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 When working people are under attack, what do we do?

Dallas AFL-CIO activists and our friends from all over the country rallied August 13 in solidarity with airline catering workers from Sky Chef.

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Vow of 'Bigger, Broader, Bolder' Labor Movement

When you order food through an app and tip the worker who delivers it, you’d be forgiven for thinking that the money you give goes directly to that person. But in reality, some delivery apps use your tip to make up the worker’s base pay — essentially stealing the money you’re trying to give someone to maximize their profits.

Donald Trump ran for president on the idea that he would help struggling Americans, the "forgotten man" as he referred to these implicitly white workers, rise up after years of neglect from a shifty labor market and stagnant wages.

This week, millions of consumers flocked to Amazon looking for a deal on Prime Day, which brought in more than $3.9 billion for the retail giant last year. Maybe you were one of those shoppers.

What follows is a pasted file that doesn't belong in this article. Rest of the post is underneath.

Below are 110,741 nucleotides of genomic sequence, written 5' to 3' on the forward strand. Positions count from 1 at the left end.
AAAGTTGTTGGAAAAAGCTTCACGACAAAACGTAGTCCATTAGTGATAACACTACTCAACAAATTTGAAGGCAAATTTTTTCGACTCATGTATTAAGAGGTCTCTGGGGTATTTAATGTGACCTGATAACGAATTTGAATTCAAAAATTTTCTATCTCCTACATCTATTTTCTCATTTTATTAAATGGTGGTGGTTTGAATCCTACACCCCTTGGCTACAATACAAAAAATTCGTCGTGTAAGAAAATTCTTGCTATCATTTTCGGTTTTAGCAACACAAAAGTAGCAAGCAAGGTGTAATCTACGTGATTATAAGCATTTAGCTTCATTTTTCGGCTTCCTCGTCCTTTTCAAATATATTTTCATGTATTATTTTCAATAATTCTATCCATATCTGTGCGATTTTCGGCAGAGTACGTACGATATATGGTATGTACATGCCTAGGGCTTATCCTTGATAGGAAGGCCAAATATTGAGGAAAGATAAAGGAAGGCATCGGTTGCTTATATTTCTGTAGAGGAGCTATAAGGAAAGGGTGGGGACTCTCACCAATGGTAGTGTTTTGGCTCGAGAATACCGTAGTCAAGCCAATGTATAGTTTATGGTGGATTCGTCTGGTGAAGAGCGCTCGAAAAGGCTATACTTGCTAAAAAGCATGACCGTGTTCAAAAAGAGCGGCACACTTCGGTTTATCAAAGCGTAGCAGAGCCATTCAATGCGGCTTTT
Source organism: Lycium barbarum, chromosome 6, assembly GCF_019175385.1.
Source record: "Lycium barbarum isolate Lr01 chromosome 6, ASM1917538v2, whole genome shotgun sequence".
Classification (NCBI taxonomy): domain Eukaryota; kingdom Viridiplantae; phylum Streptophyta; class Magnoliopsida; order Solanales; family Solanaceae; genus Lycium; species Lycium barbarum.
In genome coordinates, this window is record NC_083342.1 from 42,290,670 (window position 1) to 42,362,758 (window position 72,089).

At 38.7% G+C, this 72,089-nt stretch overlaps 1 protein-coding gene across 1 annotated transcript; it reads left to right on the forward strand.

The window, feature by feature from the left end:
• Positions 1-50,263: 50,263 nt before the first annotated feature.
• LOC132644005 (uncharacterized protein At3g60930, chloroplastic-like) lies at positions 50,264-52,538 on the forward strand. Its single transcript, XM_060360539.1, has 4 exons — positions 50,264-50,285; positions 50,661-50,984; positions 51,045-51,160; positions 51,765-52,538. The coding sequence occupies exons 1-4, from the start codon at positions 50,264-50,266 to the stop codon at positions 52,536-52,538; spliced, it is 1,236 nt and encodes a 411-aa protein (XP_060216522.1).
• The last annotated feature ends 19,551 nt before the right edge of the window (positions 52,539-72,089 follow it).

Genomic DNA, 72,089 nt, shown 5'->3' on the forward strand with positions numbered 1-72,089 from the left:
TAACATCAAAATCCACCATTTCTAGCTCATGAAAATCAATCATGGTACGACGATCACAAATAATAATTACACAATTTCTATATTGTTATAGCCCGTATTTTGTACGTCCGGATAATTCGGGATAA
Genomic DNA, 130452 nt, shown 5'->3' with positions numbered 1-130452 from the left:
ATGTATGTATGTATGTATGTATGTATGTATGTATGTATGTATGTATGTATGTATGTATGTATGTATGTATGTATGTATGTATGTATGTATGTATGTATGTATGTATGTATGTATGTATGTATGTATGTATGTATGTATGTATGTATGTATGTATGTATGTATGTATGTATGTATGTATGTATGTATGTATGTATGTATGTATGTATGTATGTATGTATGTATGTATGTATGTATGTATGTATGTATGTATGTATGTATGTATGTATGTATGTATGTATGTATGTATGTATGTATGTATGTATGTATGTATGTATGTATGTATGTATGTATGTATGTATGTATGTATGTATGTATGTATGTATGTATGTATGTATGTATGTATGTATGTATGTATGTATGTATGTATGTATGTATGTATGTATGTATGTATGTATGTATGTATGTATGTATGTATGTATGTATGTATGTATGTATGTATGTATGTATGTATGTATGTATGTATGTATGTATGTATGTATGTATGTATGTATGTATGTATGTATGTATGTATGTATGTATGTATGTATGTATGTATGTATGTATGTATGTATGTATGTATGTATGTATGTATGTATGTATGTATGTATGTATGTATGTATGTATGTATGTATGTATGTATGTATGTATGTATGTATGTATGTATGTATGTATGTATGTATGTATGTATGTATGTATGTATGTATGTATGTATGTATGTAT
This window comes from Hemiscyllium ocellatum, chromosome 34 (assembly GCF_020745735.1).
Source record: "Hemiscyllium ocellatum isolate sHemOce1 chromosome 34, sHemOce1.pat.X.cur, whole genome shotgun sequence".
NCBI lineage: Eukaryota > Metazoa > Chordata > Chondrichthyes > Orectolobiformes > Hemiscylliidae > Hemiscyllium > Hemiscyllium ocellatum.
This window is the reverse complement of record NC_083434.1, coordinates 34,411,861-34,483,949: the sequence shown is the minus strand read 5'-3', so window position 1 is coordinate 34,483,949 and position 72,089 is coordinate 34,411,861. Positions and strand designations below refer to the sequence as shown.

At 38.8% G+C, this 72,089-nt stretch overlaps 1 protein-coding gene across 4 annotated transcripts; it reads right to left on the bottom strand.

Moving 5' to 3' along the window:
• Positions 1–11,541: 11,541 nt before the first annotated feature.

I was raised in a company house, in a company town, where the miners had to buy their own oilers – that is, rubber coveralls – drill bits, and other tools at the company store.

That company, Inco Limited, the world’s leading producer of nickel for most of the 20th century, controlled the town of Sudbury, Ontario, but never succeeded in owning the souls of the men and women who lived and worked there.

That’s because these were union men and women: self-possessed, a little rowdy, and well aware that puny pleas from individual workers fall on deaf corporate ears.

Dallas AFL-CIO principal officer Mark York explains why citizens must stand with non-citizen workers:

Mark York

A year after a landmark U.S. Supreme Court ruling that threatened to cripple public sector unions, they seem to be holding their own.

Government employees, it turns out, see value in belonging to unions. Membership in Illinois government unions actually has increased a year after the June 27, 2018, ruling in Janus vs. AFSCME, as Sun-Times Washington Bureau Chief Lynn Sweet reported in a recent column.